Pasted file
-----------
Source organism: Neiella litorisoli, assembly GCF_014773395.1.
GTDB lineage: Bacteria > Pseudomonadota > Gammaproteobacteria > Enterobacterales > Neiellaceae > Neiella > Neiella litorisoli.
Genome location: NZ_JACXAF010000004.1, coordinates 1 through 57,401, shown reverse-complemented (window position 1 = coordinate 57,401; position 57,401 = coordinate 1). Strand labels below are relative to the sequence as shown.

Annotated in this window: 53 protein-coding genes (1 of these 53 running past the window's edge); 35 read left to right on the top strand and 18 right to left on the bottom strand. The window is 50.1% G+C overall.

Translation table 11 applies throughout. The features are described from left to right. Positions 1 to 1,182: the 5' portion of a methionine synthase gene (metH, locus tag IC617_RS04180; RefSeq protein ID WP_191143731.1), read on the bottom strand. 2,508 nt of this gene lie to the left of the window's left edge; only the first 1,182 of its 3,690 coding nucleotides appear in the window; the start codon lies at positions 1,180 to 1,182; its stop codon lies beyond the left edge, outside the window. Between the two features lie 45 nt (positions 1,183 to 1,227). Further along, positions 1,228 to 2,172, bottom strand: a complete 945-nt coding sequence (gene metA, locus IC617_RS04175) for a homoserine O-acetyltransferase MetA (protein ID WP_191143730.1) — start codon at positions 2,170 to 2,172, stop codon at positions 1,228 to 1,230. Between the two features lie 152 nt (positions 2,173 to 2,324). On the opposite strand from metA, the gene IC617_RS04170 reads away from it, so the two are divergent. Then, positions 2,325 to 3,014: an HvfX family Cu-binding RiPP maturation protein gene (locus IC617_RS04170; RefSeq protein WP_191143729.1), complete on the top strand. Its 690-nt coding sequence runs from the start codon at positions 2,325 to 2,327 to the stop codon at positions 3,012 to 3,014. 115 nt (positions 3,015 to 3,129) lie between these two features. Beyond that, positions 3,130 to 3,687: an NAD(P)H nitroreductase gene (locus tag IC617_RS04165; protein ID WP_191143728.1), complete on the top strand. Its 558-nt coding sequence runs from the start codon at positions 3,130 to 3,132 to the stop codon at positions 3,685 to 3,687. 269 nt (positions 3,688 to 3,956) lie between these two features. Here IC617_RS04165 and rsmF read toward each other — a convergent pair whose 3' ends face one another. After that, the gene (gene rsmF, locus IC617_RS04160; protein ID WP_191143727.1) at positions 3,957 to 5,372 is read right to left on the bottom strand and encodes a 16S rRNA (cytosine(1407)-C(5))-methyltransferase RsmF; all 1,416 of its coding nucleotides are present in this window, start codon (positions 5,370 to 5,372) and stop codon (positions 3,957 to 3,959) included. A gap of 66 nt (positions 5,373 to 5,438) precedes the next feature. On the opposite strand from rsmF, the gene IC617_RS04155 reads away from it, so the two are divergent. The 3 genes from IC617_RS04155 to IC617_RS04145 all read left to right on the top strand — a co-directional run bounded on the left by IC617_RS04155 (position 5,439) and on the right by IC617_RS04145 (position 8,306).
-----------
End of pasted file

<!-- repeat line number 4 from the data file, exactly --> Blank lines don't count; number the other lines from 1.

Annotated in this window: 53 protein-coding genes (1 of these 53 running past the window's edge); 35 read left to right on the top strand and 18 right to left on the bottom strand. The window is 50.1% G+C overall.